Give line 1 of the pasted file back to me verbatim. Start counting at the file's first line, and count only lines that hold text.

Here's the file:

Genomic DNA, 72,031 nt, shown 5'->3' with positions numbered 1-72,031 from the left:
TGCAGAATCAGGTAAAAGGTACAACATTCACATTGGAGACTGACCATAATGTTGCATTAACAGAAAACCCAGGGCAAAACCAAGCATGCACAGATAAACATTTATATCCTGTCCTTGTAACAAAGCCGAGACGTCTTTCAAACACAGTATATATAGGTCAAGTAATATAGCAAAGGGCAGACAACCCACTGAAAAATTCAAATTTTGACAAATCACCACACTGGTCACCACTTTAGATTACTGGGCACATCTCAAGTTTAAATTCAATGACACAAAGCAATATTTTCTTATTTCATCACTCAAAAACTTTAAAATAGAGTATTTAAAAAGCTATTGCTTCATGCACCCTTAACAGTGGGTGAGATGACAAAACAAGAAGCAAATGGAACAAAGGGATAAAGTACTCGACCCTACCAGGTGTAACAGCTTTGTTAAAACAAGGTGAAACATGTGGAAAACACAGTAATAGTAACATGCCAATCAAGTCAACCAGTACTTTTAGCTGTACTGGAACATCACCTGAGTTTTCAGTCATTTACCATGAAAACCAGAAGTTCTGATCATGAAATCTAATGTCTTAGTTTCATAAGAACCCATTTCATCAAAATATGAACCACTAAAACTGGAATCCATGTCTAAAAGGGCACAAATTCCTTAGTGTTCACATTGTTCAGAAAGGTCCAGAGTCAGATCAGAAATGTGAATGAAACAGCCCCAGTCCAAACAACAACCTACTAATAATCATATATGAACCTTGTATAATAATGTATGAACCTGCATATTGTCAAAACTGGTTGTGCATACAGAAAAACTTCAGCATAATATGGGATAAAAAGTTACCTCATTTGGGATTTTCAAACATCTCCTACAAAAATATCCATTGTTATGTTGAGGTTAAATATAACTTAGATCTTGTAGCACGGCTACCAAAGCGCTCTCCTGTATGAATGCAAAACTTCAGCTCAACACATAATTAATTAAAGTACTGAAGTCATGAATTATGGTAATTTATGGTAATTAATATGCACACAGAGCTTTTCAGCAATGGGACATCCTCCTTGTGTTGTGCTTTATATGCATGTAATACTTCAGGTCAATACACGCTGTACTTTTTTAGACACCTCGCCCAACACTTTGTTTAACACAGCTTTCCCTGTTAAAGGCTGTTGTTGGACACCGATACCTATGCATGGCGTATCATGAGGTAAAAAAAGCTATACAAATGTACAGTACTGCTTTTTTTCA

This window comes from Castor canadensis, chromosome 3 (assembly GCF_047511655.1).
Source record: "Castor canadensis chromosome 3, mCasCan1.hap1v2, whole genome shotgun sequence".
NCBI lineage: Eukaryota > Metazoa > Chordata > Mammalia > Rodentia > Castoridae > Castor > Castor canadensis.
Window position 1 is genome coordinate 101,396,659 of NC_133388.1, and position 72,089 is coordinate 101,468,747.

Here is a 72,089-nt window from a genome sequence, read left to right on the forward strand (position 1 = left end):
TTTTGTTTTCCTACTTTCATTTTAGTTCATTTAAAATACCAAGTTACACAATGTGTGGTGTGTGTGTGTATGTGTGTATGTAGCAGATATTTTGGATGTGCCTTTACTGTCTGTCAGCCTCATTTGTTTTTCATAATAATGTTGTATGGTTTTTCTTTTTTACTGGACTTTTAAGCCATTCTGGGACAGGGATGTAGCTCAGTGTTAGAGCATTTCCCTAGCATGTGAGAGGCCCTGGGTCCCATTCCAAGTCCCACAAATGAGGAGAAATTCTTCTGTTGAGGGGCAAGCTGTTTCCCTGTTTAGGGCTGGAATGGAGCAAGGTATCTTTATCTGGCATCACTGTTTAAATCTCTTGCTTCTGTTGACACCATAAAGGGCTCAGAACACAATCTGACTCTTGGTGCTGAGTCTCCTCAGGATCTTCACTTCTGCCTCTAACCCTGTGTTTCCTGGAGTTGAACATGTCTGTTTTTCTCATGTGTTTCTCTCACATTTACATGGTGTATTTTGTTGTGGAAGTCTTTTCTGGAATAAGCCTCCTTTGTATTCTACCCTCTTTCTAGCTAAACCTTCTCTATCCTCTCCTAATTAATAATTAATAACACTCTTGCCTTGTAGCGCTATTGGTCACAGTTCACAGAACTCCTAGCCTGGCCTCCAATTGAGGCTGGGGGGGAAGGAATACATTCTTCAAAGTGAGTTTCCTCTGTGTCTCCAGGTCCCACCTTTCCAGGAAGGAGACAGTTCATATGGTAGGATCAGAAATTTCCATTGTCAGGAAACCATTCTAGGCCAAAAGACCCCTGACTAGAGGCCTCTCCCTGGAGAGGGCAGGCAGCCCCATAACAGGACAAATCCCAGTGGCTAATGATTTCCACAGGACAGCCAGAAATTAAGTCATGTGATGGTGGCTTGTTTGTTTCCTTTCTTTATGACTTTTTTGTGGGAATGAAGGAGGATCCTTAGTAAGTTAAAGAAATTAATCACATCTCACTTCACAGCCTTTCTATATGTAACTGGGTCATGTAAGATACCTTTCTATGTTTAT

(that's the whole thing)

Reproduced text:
Genomic DNA, 72,031 nt, shown 5'->3' with positions numbered 1-72,031 from the left: